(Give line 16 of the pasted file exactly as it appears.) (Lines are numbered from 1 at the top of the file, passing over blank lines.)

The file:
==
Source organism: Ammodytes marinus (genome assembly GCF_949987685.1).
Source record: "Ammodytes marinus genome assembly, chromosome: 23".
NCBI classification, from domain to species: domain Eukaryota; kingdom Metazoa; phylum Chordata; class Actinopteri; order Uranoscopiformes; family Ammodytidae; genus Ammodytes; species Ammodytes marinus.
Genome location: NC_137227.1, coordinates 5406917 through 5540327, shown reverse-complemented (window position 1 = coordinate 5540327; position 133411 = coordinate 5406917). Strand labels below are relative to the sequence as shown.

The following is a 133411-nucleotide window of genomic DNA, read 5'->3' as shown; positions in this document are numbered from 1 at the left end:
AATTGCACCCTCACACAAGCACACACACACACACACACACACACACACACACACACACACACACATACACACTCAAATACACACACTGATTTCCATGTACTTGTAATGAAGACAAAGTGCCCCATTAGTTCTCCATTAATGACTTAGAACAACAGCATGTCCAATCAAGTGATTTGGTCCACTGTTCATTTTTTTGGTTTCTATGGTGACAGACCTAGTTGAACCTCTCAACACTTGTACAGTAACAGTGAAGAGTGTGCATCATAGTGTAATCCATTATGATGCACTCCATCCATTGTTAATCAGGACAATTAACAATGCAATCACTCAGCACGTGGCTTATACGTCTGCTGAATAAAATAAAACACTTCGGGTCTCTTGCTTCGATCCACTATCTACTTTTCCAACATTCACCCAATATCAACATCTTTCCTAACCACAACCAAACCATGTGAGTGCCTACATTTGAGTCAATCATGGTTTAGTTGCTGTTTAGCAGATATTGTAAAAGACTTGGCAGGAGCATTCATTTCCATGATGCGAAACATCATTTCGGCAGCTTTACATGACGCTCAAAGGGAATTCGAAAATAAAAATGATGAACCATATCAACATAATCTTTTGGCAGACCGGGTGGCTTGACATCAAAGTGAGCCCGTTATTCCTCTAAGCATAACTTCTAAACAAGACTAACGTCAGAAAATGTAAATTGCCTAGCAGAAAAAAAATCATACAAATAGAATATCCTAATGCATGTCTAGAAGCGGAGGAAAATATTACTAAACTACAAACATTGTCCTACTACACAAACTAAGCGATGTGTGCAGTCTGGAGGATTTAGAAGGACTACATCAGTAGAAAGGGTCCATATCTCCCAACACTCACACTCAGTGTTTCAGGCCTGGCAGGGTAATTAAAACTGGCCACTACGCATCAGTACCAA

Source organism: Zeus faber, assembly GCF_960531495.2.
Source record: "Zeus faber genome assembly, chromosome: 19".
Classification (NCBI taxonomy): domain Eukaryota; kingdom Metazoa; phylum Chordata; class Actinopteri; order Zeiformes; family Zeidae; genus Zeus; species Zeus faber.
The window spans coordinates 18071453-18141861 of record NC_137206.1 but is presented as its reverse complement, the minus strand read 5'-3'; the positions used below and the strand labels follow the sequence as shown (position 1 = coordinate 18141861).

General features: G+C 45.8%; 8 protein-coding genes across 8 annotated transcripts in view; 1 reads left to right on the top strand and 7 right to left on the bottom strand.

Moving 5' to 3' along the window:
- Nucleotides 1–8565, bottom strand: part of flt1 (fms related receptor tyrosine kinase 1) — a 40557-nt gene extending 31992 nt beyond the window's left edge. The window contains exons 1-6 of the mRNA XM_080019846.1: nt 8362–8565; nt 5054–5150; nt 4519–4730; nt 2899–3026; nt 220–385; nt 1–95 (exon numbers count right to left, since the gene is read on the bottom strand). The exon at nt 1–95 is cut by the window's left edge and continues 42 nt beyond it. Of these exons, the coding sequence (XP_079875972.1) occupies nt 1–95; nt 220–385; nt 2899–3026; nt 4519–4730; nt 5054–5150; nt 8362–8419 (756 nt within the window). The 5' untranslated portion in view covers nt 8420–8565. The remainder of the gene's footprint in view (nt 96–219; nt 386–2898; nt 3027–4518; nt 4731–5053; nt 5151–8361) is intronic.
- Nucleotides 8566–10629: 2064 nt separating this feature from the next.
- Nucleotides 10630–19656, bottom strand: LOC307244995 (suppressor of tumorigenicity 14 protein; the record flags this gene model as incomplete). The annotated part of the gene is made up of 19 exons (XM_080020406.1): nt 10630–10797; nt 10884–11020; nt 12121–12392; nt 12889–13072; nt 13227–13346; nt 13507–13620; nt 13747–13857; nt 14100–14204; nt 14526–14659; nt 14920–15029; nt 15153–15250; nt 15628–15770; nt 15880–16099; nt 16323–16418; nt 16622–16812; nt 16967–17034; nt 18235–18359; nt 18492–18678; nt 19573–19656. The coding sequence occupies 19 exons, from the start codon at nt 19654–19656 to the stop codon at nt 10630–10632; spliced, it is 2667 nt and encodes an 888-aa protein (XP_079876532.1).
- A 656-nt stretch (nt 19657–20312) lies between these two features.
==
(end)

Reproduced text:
- A 656-nt stretch (nt 19657–20312) lies between these two features.